Saturday, January 28

Only the EU can save football from itself | View


On May 21, UEFA announced the launch of a Convention on the Future of European Football. It is designed to bring together representatives of national soccer associations, leagues, clubs, players, coaches, fans, and agents to discuss long-term policy and governance reforms.

Details on who will actually have a say in such a process are scant, raising questions about how open and genuine this exercise will be.

Just ten days earlier, a Madrid court had asked the EU Court of Justice to answer questions about the compatibility with EU law of the actions taken (and yet to be taken) by UEFA against the clubs involved in the aborted Super league.

Meanwhile, some states have expressed an interest in getting involved in the sport. The UK government, home to six of the 12 “Super Leaguers”, announced the release of a “fan-led” review, although the scant details revealed so far suggest a marginal role at best for fans.

None of these initiatives is capable of solving the problems facing football in Europe, for the reasons explained below.

The EU Court of Justice cannot fix this

UEFA reacted to the Super League by insisting that, as the game’s regulator, it would defend stakeholders from the assault on tradition.

However, for many years, UEFA has allowed its own commercial interests to influence the structure of its competitions, which have been increasingly charged in favor of the interests of the biggest clubs in the biggest countries.

UEFA may be part of the solution, but right now it is part of the problem, as it has not emerged as an honest broker between divergent interests.

The EU Court of Justice has a role to play. But you cannot do more than decide on those particular disputes that come to you through litigation accidents.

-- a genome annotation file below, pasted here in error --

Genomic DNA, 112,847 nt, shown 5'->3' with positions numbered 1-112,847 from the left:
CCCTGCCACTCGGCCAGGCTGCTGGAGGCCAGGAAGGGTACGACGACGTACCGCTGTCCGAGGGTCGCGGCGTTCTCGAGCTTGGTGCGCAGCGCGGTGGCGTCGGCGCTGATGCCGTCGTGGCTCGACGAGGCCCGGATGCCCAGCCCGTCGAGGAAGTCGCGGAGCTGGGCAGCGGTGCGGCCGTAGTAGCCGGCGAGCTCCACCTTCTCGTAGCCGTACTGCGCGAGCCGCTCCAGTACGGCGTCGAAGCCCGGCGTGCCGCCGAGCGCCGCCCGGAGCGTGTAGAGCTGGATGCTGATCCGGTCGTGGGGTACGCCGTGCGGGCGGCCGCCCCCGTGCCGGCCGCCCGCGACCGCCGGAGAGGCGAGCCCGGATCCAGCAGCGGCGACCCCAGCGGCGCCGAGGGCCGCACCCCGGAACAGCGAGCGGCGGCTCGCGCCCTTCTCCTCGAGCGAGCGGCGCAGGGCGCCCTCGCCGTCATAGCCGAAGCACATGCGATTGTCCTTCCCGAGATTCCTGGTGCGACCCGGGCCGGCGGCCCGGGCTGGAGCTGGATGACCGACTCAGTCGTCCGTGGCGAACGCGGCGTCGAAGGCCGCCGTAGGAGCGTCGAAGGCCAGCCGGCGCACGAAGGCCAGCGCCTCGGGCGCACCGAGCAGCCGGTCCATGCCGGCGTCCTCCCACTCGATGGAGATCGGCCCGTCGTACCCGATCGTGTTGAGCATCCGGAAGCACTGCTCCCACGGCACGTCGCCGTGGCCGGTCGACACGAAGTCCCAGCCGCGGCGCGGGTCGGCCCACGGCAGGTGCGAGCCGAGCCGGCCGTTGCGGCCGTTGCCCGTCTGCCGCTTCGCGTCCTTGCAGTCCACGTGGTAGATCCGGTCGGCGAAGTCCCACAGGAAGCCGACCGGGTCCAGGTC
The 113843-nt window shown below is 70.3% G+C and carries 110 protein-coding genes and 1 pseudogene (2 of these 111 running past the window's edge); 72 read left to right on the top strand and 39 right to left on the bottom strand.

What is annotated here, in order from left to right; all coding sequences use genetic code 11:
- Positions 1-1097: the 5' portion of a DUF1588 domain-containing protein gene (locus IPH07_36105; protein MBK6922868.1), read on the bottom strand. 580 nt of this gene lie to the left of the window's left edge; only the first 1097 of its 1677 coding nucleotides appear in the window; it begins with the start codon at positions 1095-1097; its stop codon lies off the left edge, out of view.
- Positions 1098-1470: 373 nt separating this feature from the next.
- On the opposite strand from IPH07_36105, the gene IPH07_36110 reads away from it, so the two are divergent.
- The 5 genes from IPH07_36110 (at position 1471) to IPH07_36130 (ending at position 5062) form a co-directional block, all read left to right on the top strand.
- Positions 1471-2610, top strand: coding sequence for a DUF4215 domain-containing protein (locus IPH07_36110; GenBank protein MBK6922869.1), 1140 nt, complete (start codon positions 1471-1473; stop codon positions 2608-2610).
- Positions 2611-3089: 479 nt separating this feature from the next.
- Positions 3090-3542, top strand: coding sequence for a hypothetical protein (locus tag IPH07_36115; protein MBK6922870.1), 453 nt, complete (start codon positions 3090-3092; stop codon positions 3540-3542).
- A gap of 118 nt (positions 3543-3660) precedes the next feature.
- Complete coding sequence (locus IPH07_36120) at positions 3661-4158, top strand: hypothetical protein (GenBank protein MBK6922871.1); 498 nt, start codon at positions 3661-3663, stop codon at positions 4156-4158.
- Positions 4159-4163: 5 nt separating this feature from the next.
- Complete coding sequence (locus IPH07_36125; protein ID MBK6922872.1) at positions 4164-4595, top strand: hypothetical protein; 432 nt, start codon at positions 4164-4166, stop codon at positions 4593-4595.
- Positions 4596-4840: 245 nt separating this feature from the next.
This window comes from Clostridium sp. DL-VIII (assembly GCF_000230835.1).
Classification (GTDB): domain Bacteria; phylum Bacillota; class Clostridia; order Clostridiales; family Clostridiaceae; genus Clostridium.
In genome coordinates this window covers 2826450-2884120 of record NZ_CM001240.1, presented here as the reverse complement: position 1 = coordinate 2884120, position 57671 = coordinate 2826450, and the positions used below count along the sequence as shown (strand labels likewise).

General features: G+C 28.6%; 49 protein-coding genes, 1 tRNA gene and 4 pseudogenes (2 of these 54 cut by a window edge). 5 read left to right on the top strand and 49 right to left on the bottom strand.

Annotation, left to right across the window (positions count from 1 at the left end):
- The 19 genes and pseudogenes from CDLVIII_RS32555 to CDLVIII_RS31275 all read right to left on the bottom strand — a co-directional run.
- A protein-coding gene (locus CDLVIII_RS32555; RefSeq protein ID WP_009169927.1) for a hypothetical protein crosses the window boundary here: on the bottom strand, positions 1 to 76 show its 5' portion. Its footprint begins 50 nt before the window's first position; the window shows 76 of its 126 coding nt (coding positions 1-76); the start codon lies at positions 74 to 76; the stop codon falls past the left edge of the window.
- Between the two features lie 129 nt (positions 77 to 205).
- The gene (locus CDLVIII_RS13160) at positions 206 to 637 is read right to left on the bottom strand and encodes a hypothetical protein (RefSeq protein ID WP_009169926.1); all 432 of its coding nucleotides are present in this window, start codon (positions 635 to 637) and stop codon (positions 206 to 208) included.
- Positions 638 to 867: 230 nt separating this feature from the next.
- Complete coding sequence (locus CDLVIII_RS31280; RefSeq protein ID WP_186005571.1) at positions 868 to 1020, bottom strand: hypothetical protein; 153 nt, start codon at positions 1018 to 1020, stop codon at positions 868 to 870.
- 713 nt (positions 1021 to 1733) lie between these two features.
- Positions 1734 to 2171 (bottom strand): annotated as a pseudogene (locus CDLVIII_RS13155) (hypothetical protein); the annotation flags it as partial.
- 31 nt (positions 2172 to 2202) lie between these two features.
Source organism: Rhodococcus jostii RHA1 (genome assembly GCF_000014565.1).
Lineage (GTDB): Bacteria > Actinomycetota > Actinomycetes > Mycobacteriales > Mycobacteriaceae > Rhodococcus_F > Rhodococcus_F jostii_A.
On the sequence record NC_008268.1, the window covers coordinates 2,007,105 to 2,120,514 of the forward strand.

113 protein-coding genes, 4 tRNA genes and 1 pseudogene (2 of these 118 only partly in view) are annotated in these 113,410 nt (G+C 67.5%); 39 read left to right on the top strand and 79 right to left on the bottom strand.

The Court does not have a proactive role in setting the agenda. And, of course, its institutional limits are clear: the Court is not a regulator and, in the absence of law, it cannot step in and invent a framework.

State governments limit themselves to regulating their own territories, while Europe’s major soccer competitions do not recognize the fragmenting effect of national laws and borders.

Polyphony is cacophony, for all practical purposes when what is required is harmonious action.

The bond that crosses European football

Let’s be realistic. Soccer is threatened. It needs a governance reform. But the change will not come from within the game, not by UEFA or FIFA, not by ad hoc decision-making in Luxembourg, not by one-sided bragging of national capitals.

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Soccer, a cross-border activity, needs an independent source of regulatory reform that is itself cross-border in aspiration and structure.

Only cross-border regulation can subject cross-border activity to public scrutiny. There is only one place to look. It is time for the European Union to improve its game and legislate to secure and improve the endangered foundations of European football.

Football reform is necessary to do much more than protect the European sports model from challenges like the Super League.

It is necessary because sports, and football in particular, are some of the most prominent areas of the EU internal market and where the absence of effective regulation allows illicit activities to flourish.

The enormous social interest generated by sports has a corresponding economic impact not only through events, but also through the increasing relevance of related industries, such as sports broadcasting, gambling, games of chance, articles and equipment. sports, etc.

It is telling that some of the companies that have risen lately in the ranking of the world’s top FT 500 companies belong to the sports arena.

Within sport, it is football that has the greatest economic impact. A report by the European Commission measured that it represented 3.5 percent of the EU’s GDP. To put it in perspective, this is more than twice the GDP of agriculture.

Despite their enormous public (social and economic) relevance, sports are, for the most part, regulated by private governance systems.

In fact, this is the reason why most sports organizations are based in Switzerland, which offers them almost complete regulatory autonomy and exemption from supervision. The regulatory equivalent of a tax haven.

National governments could, in theory, assert their jurisdiction over football activities that take place on their territory, but, de facto, they cannot.

Any attempt at regulation by states has been systematically treated by FIFA in the same way: exclusion (or threat of exclusion) from its European and world competitions for all national and club teams in that country. No government wants this.

No other body can improve football